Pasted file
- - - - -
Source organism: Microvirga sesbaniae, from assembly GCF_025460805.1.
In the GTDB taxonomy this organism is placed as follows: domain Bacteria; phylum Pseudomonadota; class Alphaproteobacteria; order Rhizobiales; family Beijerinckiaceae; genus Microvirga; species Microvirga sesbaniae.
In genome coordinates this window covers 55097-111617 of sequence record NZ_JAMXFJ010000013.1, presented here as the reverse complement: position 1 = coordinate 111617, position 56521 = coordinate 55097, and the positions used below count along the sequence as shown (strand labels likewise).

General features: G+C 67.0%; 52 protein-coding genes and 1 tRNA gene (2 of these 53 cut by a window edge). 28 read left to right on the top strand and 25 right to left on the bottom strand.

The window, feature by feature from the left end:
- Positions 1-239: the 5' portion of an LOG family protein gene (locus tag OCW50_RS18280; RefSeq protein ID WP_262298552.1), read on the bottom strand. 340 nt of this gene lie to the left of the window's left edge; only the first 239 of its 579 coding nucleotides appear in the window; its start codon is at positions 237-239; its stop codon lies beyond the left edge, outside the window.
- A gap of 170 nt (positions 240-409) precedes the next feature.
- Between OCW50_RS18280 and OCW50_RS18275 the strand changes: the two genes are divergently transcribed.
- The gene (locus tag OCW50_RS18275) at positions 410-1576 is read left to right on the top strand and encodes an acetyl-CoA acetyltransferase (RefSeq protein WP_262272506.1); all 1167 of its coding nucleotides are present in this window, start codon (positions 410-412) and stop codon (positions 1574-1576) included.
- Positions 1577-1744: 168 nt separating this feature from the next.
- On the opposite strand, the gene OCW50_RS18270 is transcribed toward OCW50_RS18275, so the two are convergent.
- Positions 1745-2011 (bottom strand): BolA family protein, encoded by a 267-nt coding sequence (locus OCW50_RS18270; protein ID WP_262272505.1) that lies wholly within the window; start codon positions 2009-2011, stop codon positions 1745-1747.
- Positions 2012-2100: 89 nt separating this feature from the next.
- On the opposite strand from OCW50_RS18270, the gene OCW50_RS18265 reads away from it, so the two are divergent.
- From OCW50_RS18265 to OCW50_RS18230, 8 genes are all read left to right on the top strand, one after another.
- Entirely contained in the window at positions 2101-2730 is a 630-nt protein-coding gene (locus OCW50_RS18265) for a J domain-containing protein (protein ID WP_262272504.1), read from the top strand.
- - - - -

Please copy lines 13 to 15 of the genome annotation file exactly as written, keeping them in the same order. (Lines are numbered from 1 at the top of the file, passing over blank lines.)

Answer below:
- Positions 2012-2100: 89 nt separating this feature from the next.
- On the opposite strand from OCW50_RS18270, the gene OCW50_RS18265 reads away from it, so the two are divergent.
- From OCW50_RS18265 to OCW50_RS18230, 8 genes are all read left to right on the top strand, one after another.